Global Policy Forum

U.N. Chief Demands Israeli Withdrawal from Refugee Camps

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By Thalif Deen

Interpress Service
March 1, 2002

Thursday's Israeli military invasion of Palestinian refugee camps in the West Bank drew sharp criticism from UN Secretary-General Kofi Annan, who called for the immediate withdrawal of all troops. "What distresses me this time", he said, "is the large number of Palestinians reported dead or injured as a result of incursions into refugee camps by the Israel Defense Force."


The raids, in the West Bank town of Nablus, claimed the lives of 11 Palestinians, with more than 100 injured, according to early estimates. Battle tanks and helicopter gun ships supported the attacks, described as the fiercest since the current Palestinian uprising began in September 2000.

The United Nations remained virtually paralyzed in the face of continued Israeli attacks, and Annan called on the invading Israeli military forces to "withdraw from these camps immediately."

"I implore both sides to refrain from further actions which may endanger yet more civilians lives," he added. Annan also expressed serious concern that some of the Israeli military attacks have continued without any due respect "to the immunity of humanitarian facilities, including those of the United Nations."

In the last 48 hours, five Israelis and 16 Palestinians have lost their lives in escalating violence in the Israeli-occupied territories of the West Bank and Gaza. So far, the 17-month-old Palestinian uprising has claimed a heavy death toll on the Palestinian side: more than 1,000 killed. Some 288 Israelis have died.

Annan's appeal notwithstanding, the United Nations has remained helpless in the face of increasing military attacks by the Israelis against a spate of suicide bombings by Palestinians.

A meeting of the UN Security Council Tuesday, called specifically to discuss the Middle East crisis, ended without any tangible results, although ambassadors from 30 of the 189 UN member states spoke. Faced with the threat of a U.S. veto, Arab countries held back a draft resolution demanding "the immediate cessation of all acts of violence, provocation and destruction, as well as the return to the positions and arrangements which existed prior to September 2000."

Since September 2000, the Israelis have isolated the Palestinians and barred their movement outside the occupied territories. According to the UN Relief Works Agency (UNRWA), there are 72 permanent Israeli checkpoints in the West Bank now, and nine in Gaza. The draft resolution, which never reached the Council, emphasized that "there is no military solution to the Palestinian-Israeli conflict". It also reaffirmed the need for an "Israeli withdrawal from the territories it occupied in June 1967 and for establishing normal relations among all states of the region based on mutual recognition and respect."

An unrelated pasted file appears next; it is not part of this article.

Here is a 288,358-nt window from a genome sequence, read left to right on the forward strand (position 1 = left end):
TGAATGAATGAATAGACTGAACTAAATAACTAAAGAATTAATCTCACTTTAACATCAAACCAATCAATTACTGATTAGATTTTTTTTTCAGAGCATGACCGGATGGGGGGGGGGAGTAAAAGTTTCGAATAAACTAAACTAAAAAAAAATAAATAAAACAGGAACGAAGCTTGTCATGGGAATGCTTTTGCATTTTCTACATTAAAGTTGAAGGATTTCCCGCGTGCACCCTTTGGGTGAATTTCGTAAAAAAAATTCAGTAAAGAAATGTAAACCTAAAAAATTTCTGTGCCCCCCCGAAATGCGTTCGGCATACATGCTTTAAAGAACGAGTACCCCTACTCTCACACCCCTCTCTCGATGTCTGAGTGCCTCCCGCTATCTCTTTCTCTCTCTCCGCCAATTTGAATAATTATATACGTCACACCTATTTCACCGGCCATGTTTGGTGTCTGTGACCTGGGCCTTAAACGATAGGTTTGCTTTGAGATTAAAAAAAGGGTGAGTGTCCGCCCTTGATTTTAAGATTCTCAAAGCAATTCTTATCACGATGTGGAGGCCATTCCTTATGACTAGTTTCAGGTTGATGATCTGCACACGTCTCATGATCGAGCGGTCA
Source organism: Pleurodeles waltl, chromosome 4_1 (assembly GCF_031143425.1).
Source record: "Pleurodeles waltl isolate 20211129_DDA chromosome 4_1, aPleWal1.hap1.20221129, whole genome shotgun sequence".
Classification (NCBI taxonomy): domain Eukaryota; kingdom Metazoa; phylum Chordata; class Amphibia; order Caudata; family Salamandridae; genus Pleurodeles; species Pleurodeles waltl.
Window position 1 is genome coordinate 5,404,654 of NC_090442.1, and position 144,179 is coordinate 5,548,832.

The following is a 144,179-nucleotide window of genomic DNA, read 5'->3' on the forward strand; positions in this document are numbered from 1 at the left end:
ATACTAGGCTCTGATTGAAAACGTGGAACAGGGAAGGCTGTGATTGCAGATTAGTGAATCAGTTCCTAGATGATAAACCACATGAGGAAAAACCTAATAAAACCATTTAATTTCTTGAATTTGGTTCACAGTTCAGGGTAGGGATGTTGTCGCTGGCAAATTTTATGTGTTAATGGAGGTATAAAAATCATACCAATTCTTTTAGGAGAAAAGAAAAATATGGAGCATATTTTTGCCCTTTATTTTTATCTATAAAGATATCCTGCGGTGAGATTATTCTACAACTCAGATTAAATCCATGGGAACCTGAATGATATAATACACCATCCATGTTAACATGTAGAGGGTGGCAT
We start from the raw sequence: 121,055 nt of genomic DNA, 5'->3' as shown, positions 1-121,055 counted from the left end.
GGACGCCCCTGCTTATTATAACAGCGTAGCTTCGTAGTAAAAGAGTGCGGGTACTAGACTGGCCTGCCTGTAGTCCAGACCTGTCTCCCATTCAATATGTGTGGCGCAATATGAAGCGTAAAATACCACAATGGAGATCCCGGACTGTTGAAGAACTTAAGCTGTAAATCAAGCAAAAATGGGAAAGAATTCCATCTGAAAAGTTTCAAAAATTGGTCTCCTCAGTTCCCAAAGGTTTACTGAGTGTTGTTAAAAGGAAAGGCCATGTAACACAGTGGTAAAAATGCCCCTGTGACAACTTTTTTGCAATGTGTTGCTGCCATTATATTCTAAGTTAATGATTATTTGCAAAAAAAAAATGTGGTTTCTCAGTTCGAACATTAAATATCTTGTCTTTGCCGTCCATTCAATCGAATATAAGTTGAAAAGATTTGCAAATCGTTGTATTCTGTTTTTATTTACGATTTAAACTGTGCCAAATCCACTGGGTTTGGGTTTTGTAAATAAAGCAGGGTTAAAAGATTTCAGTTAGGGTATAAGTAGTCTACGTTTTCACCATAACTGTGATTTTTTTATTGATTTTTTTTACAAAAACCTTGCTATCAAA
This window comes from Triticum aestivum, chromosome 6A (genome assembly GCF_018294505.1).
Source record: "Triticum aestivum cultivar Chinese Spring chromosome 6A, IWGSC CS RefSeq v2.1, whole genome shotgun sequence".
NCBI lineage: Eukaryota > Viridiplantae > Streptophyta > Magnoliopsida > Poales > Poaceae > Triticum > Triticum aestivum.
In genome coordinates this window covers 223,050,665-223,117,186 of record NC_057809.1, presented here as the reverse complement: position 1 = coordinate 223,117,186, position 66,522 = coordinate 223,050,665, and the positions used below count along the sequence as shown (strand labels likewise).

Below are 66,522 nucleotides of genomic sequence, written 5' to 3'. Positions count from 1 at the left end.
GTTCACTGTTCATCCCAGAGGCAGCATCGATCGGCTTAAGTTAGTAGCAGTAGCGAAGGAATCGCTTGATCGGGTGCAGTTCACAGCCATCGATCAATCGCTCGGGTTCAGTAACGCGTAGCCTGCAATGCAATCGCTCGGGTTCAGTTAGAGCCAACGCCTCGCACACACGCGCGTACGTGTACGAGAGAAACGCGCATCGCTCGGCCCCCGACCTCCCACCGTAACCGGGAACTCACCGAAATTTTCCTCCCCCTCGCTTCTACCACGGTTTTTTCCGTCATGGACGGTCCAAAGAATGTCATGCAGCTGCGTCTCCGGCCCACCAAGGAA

This is in conformity with a recent proposal by Saudi Arabia for collective Arab recognition of Israel in return for Israel's withdrawal from all occupied territory, including the West Bank, Gaza, Jerusalem and the Golan Heights, all of which were annexed by the Israelis after the Six Day War in 1967. The resolution also called for international involvement in the Israeli-Palestinian dispute, a proposal strongly opposed by both Israel and the United States.

Malaysian Ambassador Hasmy Agam told the Security Council the time was ripe for it to take decisive action to ease the growing tension in the Middle East. "The Security Council has remained effectively sidelined over the years, and prevented from playing a legitimate role in the search for peace in the Middle East," he said. "The United Nations could intervene effectively by dispatching a mission to monitor the situation, ease the tension, and maintain peace and security on the ground."

Last year, the United States vetoed a proposal for the creation of a UN monitoring force to keep the peace in the West Bank and Gaza. An Arab diplomat told IPS: "As long as the United States continues to stand by Israel - right or wrong - there is nothing the United Nations or even European Union can do to resolve the conflict."

Annan has called for third party mediation, perhaps even the intervention of the 15-member European Union (EU), but such efforts are also being resisted both by Israel and the United States.

Meanwhile, Palestinian leader Yasser Arafat has been blocked from leaving his compound and the only airport in the occupied territories remains closed. Earlier this month, Annan said that although Arafat is the leader of the Palestine Authority, his isolation and his house arrest have made it difficult for him to lead.

"He's being asked to stop the violence. He's being asked to lead and yet, as leader, he and his institutions are under so much pressure that I really do not see how that is going to help," Annan said. Last week, he warned that the Israeli-Palestinian conflict risked sliding towards a full-fledged war. "Truly, we are nearing the edge of the abyss," Annan said.


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FAIR USE NOTICE: This page contains copyrighted material the use of which has not been specifically authorized by the copyright owner. Global Policy Forum distributes this material without profit to those who have expressed a prior interest in receiving the included information for research and educational purposes. We believe this constitutes a fair use of any such copyrighted material as provided for in 17 U.S.C ß 107. If you wish to use copyrighted material from this site for purposes of your own that go beyond fair use, you must obtain permission from the copyright owner.